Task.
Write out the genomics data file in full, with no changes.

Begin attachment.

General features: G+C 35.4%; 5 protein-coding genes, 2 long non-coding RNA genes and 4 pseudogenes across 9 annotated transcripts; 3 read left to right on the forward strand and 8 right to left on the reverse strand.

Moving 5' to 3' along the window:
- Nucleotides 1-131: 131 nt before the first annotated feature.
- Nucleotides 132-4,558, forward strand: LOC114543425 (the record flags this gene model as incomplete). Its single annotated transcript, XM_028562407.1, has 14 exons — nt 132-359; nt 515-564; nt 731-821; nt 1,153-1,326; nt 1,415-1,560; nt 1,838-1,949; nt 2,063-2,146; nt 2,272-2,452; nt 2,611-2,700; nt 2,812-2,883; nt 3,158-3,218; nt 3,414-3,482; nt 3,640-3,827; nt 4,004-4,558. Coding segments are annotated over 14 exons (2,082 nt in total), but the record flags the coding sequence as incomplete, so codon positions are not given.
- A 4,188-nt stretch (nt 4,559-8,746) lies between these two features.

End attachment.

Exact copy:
General features: G+C 35.4%; 5 protein-coding genes, 2 long non-coding RNA genes and 4 pseudogenes across 9 annotated transcripts; 3 read left to right on the forward strand and 8 right to left on the reverse strand.

Moving 5' to 3' along the window:
- Nucleotides 1-131: 131 nt before the first annotated feature.
- Nucleotides 132-4,558, forward strand: LOC114543425 (the record flags this gene model as incomplete). Its single annotated transcript, XM_028562407.1, has 14 exons — nt 132-359; nt 515-564; nt 731-821; nt 1,153-1,326; nt 1,415-1,560; nt 1,838-1,949; nt 2,063-2,146; nt 2,272-2,452; nt 2,611-2,700; nt 2,812-2,883; nt 3,158-3,218; nt 3,414-3,482; nt 3,640-3,827; nt 4,004-4,558. Coding segments are annotated over 14 exons (2,082 nt in total), but the record flags the coding sequence as incomplete, so codon positions are not given.
- A 4,188-nt stretch (nt 4,559-8,746) lies between these two features.